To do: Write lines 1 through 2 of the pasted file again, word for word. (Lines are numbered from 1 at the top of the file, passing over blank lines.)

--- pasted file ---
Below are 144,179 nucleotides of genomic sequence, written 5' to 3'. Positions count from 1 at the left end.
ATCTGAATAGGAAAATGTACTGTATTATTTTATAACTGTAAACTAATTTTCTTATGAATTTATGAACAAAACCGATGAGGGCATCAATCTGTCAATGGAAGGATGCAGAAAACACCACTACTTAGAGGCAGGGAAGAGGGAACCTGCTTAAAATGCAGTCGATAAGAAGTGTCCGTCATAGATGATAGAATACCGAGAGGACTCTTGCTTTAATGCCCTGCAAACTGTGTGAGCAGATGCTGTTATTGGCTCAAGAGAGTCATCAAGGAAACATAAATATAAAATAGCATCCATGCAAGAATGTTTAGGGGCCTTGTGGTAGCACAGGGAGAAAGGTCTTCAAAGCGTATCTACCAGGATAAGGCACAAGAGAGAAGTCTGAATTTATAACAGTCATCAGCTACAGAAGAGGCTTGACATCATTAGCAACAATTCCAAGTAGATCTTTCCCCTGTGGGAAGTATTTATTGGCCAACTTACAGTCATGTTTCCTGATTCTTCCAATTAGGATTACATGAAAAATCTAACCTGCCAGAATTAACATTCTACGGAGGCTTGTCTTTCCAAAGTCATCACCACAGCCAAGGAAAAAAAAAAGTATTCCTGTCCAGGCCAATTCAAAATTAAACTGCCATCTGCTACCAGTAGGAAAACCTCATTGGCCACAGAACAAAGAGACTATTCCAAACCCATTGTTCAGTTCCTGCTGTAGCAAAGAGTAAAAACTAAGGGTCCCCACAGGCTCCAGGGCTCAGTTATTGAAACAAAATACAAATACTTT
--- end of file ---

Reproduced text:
Below are 144,179 nucleotides of genomic sequence, written 5' to 3'. Positions count from 1 at the left end.
ATCTGAATAGGAAAATGTACTGTATTATTTTATAACTGTAAACTAATTTTCTTATGAATTTATGAACAAAACCGATGAGGGCATCAATCTGTCAATGGAAGGATGCAGAAAACACCACTACTTAGAGGCAGGGAAGAGGGAACCTGCTTAAAATGCAGTCGATAAGAAGTGTCCGTCATAGATGATAGAATACCGAGAGGACTCTTGCTTTAATGCCCTGCAAACTGTGTGAGCAGATGCTGTTATTGGCTCAAGAGAGTCATCAAGGAAACATAAATATAAAATAGCATCCATGCAAGAATGTTTAGGGGCCTTGTGGTAGCACAGGGAGAAAGGTCTTCAAAGCGTATCTACCAGGATAAGGCACAAGAGAGAAGTCTGAATTTATAACAGTCATCAGCTACAGAAGAGGCTTGACATCATTAGCAACAATTCCAAGTAGATCTTTCCCCTGTGGGAAGTATTTATTGGCCAACTTACAGTCATGTTTCCTGATTCTTCCAATTAGGATTACATGAAAAATCTAACCTGCCAGAATTAACATTCTACGGAGGCTTGTCTTTCCAAAGTCATCACCACAGCCAAGGAAAAAAAAAAGTATTCCTGTCCAGGCCAATTCAAAATTAAACTGCCATCTGCTACCAGTAGGAAAACCTCATTGGCCACAGAACAAAGAGACTATTCCAAACCCATTGTTCAGTTCCTGCTGTAGCAAAGAGTAAAAACTAAGGGTCCCCACAGGCTCCAGGGCTCAGTTATTGAAACAAAATACAAATACTTT